Book Review: Patrick Süskind // Perfume

My rating:

Rating: 5 out of 5.

How is it possible to write about scents for over two hundred page?. Most authors tire after a couple of adjectives but Süskind seems an expert on the situation. Perfume: The Story of a Murderer is defined as a literary, historical fantasy novel but it subverts all typical genre norms.

The novel is set in 18th century France, a period of conflict and war. The protagonist is Jean-Baptiste Grenouille. His mother caught and tried for infanticide, it was difficult to find people to accept baby Grenouille. He gave people the creeps!

We briefly follow him grow up, watch other children try to kill him in his sleep as he causes so much anxiety. He is not a good looking child. He spends a lot of time in nature, within the dirt. Society thinks he’s evil and they wouldn’t be wrong — he is arguably the antichrist! Grenouille goes around the city trying to capture all the scents.

It is not until he meets his first victim that he knows there is more than just those scents that loiter in the air. They can also be made. He is barely a teen when he is lured in by the scent of an adolescent girl. He wants the scent so much that he kills her and tries to preserve it.

Impressing the perfumer, young Grenouille becomes his apprentice. Trying to create and learn every scent. One sniff and he knows the ingredients and scent off by heart. Nonetheless, this perfumer does not have all the tools Grenouille believes he needs. He becomes sick after he figures this out.

Eventually, when he is old enough, Grenouille is dismissed. And his hatred for humanity brings him to a mountain where he lives in solitude for the duration of the war. After we follow Grenouille to the place where he will commit his next twenty-five murders. And of course to one of the most bizarre endings that I still think about every day since I finished the book.

There was one disappointment I had with this book and I’ll get it out the way. And warning, a spoiler! I was expecting the victims to be killed by perfume. Instead, they are killed by a perfumer. I was intrigued to see how the murder could be committed by the scent of perfume and would have liked to have seen this executed. But Grenouille is the anti-christ so I guess I should have expected his brutish murders.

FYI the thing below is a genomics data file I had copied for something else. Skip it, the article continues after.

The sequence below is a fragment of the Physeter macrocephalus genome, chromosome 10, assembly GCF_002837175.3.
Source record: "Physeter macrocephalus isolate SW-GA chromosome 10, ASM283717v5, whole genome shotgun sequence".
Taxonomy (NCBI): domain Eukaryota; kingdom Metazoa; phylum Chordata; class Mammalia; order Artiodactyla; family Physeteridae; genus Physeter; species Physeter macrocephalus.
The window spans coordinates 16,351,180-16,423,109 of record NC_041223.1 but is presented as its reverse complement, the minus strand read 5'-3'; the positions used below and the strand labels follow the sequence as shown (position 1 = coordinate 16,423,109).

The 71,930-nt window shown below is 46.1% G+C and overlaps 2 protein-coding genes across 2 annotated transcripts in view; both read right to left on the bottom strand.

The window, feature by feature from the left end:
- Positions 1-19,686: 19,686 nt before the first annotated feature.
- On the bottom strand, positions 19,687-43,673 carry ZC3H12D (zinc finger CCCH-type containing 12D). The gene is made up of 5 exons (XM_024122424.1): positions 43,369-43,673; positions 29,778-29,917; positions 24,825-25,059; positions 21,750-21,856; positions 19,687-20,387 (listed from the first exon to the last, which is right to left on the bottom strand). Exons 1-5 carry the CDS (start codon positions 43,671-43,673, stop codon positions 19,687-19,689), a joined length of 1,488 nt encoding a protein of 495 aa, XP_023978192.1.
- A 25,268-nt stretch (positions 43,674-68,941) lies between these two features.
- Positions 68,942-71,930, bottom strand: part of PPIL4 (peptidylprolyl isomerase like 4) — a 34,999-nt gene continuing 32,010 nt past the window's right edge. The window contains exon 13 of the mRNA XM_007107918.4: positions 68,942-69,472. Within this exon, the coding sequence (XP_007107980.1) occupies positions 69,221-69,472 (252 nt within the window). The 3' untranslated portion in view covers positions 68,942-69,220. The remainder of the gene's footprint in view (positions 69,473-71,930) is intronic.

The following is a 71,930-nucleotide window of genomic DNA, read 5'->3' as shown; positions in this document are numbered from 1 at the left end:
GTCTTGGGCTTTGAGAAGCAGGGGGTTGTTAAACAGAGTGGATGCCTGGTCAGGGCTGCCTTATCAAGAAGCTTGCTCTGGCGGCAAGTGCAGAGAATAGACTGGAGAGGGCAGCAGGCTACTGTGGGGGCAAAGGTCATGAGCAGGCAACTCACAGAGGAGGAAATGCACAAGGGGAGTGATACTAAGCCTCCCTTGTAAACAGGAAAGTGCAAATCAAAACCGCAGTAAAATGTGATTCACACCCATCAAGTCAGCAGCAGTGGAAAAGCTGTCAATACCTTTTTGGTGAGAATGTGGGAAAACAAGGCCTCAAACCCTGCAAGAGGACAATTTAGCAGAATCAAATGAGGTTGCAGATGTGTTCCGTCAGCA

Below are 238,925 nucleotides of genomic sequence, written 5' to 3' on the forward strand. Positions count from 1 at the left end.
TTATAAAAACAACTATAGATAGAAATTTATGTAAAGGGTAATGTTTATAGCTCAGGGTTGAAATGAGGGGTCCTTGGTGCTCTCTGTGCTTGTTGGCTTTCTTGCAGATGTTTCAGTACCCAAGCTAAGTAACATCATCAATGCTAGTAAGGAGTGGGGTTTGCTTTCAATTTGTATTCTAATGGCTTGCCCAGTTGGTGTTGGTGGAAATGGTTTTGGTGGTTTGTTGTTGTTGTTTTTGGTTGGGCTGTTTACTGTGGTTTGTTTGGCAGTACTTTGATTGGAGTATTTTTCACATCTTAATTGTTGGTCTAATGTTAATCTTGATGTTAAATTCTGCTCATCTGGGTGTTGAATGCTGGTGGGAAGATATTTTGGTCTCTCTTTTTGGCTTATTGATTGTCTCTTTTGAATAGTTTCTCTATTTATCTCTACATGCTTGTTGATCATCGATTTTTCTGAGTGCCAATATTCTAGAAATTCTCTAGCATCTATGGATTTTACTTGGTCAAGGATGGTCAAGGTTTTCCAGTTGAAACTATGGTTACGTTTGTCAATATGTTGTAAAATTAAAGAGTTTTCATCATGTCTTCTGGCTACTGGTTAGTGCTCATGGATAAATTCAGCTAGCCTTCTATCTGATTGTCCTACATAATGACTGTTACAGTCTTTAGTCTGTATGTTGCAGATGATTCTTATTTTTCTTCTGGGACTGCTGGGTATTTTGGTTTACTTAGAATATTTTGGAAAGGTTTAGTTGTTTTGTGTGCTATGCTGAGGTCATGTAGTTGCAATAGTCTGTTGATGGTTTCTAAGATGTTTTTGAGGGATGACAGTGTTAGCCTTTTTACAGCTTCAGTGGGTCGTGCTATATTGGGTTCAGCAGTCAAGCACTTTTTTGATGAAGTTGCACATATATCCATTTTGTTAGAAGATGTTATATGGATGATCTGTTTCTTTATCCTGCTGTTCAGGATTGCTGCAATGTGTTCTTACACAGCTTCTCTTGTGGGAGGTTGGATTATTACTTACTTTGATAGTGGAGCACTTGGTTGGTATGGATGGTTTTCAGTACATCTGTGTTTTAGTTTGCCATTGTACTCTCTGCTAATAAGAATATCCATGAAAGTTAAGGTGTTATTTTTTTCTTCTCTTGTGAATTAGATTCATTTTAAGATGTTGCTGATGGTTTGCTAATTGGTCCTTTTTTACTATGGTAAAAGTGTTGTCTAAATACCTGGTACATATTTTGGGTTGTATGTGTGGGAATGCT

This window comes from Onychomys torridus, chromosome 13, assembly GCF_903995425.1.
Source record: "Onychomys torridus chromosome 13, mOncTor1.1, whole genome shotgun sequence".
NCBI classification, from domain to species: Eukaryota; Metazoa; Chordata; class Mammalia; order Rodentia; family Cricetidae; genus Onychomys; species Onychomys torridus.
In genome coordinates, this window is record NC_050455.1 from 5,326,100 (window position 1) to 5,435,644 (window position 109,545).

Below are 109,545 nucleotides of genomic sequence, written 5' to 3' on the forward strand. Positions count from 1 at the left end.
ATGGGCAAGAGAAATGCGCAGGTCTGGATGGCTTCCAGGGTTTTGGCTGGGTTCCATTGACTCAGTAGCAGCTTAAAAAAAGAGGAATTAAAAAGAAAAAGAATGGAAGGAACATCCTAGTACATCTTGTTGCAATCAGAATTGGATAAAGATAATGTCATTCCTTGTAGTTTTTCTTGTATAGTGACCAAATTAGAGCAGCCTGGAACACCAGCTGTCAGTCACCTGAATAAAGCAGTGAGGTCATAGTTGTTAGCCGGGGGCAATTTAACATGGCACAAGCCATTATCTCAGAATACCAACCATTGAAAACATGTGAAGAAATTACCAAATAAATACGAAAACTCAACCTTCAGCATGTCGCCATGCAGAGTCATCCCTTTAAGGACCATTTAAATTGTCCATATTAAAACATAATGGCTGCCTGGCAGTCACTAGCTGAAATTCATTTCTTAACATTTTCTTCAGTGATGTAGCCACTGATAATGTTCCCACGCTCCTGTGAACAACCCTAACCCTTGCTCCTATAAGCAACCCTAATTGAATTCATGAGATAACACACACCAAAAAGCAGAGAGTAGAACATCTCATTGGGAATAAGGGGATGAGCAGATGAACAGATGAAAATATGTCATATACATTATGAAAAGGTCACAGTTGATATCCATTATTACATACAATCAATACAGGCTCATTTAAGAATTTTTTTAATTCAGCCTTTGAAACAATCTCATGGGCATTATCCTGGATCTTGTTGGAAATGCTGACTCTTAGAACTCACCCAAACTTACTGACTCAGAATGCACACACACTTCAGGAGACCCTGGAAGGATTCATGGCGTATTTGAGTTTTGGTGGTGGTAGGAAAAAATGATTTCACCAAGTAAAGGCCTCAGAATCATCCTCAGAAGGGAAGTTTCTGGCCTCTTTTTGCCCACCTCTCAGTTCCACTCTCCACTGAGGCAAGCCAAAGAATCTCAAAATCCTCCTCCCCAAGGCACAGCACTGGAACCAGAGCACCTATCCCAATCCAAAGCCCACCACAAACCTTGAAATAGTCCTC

Süskind beautifully brings light to natural scents — like sweat. They are just as complex and beautiful as those constructed artificially. It is the natural scents that are the most powerful. Süskind allows for scents like sweat to be normalised and appreciated which I think is an idea that needs to be enforced on society.

There is more to this book than scents though, and more than the murders. There are questions of morality. Questions of social norms. Grenouille is not a good person, from birth you can see he is not innocent. Nonetheless, the book does question how much of Grenouille’s actions could be the condition of the way he was treated.

First, his mother was killed, what effect would that have on a child? Then children attempted to kill him many times. He lived as a hermit and didn’t enter society until halfway through his life. If society treated him better, would he have gone about things differently? Could he have found love in humanity?

What genre is the book? Supposedly fantasy, it does warp some of the historical dimensions and I did find myself wondering if such a person could exist. I read an article once that said there are so many natural scents in the world we cannot smell because we are used to them. Grenouille obliviously cannot smell himself, but besides that, he can smell everything. He knows the formula and he can track it from a distance. Some people do have better scent than others, but his obsession with scents seems unearthly.

This book is no doubt a classic but why is not talked about more? Perfume defies all genre boundaries and has some of the most beautiful imagery. Besides the brutal murders, I think it is a book for most people: for the fantasy lovers, the mystery lovers and historical lovers.


14/05/21

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